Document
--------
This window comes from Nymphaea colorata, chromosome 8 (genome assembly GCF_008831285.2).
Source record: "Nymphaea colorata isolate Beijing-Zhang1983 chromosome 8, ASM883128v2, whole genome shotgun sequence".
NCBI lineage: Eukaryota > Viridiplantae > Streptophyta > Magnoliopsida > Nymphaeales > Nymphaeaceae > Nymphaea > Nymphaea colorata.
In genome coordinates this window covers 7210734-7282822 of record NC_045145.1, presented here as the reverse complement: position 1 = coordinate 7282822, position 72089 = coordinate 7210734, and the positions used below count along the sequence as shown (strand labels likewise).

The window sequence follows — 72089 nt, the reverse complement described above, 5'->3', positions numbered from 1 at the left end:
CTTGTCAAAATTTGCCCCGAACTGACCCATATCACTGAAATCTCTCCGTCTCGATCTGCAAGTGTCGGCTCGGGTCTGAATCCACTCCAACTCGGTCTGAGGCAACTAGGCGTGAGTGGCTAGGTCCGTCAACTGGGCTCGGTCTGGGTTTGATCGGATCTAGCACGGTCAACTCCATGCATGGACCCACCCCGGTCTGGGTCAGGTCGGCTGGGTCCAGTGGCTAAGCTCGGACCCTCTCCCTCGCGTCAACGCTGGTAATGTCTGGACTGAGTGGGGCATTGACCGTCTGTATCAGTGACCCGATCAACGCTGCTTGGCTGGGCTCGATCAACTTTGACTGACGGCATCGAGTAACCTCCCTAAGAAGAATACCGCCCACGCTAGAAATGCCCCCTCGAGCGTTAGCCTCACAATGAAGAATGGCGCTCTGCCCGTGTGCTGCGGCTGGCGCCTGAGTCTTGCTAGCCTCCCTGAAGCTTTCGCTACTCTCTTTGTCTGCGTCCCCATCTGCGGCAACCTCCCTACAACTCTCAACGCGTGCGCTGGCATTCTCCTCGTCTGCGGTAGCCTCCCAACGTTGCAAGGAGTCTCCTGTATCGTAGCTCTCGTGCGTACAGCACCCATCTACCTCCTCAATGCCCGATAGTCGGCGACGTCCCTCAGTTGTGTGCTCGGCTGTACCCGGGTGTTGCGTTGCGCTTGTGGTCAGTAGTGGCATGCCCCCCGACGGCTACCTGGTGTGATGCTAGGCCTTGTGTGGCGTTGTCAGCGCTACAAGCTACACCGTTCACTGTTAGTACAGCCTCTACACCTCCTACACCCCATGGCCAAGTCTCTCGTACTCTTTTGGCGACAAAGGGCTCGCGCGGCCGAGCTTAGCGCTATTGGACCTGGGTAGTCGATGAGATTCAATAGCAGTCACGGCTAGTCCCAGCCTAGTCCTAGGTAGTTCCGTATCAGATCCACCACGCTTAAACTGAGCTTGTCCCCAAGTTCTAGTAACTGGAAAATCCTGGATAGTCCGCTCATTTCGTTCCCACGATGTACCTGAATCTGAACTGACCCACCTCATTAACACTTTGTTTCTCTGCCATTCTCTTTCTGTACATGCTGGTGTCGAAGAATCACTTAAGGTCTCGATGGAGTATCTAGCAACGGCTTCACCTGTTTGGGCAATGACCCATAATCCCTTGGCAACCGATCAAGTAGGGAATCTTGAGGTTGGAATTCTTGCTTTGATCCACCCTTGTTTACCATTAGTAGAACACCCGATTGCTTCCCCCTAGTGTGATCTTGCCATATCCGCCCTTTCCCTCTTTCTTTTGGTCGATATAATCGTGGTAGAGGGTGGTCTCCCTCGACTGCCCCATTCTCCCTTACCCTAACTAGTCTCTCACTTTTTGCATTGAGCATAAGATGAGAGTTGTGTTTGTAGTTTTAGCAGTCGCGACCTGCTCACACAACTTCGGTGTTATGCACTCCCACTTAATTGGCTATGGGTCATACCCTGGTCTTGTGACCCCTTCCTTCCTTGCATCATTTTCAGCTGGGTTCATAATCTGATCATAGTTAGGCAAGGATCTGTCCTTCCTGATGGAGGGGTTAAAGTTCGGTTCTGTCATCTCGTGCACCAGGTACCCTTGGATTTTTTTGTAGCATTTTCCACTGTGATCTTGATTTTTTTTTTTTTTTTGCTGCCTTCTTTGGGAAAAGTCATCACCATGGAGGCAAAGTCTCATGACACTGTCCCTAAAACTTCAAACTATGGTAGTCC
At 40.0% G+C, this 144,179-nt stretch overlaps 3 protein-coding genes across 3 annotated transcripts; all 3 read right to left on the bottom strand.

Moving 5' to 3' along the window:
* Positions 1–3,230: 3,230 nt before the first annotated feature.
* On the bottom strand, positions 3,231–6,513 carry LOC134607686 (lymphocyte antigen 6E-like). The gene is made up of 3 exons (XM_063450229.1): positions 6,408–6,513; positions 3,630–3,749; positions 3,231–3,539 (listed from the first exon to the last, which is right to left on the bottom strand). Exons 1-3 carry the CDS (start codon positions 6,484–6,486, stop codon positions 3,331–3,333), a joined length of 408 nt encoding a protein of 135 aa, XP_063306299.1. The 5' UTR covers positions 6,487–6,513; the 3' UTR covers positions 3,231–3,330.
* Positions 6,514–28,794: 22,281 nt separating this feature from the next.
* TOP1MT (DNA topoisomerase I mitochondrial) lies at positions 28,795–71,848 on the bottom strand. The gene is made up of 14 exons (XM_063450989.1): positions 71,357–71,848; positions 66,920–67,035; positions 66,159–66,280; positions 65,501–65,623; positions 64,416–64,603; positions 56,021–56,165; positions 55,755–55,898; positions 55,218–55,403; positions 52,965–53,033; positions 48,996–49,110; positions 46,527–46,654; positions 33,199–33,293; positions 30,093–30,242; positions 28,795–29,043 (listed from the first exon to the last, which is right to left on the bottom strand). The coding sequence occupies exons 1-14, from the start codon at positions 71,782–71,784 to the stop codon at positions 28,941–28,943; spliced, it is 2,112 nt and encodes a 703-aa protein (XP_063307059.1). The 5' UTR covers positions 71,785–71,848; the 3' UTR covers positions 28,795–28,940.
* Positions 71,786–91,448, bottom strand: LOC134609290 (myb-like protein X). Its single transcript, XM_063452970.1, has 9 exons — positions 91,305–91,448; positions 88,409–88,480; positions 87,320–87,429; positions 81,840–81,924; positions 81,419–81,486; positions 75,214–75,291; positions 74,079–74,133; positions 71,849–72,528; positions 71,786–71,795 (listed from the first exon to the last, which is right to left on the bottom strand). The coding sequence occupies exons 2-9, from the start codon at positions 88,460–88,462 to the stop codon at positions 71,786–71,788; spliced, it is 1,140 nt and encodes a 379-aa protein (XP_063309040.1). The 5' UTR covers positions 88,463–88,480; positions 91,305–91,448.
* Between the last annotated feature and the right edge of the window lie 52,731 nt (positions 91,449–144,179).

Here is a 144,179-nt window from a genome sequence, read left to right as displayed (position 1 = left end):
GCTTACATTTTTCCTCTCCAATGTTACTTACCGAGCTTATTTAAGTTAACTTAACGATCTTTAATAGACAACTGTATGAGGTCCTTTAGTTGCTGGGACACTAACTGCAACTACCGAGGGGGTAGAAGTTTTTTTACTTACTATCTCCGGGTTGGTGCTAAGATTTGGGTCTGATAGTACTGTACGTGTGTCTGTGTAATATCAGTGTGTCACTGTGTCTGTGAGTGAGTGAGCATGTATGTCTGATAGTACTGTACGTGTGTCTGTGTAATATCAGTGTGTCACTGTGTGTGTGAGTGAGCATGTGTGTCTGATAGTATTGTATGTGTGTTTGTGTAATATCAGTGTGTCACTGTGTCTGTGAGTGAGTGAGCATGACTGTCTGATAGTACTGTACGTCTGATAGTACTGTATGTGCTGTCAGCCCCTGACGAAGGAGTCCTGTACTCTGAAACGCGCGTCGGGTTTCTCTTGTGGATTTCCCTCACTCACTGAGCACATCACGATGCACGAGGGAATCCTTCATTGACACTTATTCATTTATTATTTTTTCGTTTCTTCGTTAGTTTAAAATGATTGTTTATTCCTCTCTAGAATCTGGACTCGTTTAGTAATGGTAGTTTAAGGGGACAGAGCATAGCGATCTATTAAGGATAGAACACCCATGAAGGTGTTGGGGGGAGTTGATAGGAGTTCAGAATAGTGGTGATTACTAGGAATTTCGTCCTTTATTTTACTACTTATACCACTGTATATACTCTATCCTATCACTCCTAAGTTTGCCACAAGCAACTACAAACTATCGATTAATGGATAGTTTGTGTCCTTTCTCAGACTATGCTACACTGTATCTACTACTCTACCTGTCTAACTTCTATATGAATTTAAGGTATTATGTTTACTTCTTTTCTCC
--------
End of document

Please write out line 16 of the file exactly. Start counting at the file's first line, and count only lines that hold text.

GCTTACATTTTTCCTCTCCAATGTTACTTACCGAGCTTATTTAAGTTAACTTAACGATCTTTAATAGACAACTGTATGAGGTCCTTTAGTTGCTGGGACACTAACTGCAACTACCGAGGGGGTAGAAGTTTTTTTACTTACTATCTCCGGGTTGGTGCTAAGATTTGGGTCTGATAGTACTGTACGTGTGTCTGTGTAATATCAGTGTGTCACTGTGTCTGTGAGTGAGTGAGCATGTATGTCTGATAGTACTGTACGTGTGTCTGTGTAATATCAGTGTGTCACTGTGTGTGTGAGTGAGCATGTGTGTCTGATAGTATTGTATGTGTGTTTGTGTAATATCAGTGTGTCACTGTGTCTGTGAGTGAGTGAGCATGACTGTCTGATAGTACTGTACGTCTGATAGTACTGTATGTGCTGTCAGCCCCTGACGAAGGAGTCCTGTACTCTGAAACGCGCGTCGGGTTTCTCTTGTGGATTTCCCTCACTCACTGAGCACATCACGATGCACGAGGGAATCCTTCATTGACACTTATTCATTTATTATTTTTTCGTTTCTTCGTTAGTTTAAAATGATTGTTTATTCCTCTCTAGAATCTGGACTCGTTTAGTAATGGTAGTTTAAGGGGACAGAGCATAGCGATCTATTAAGGATAGAACACCCATGAAGGTGTTGGGGGGAGTTGATAGGAGTTCAGAATAGTGGTGATTACTAGGAATTTCGTCCTTTATTTTACTACTTATACCACTGTATATACTCTATCCTATCACTCCTAAGTTTGCCACAAGCAACTACAAACTATCGATTAATGGATAGTTTGTGTCCTTTCTCAGACTATGCTACACTGTATCTACTACTCTACCTGTCTAACTTCTATATGAATTTAAGGTATTATGTTTACTTCTTTTCTCC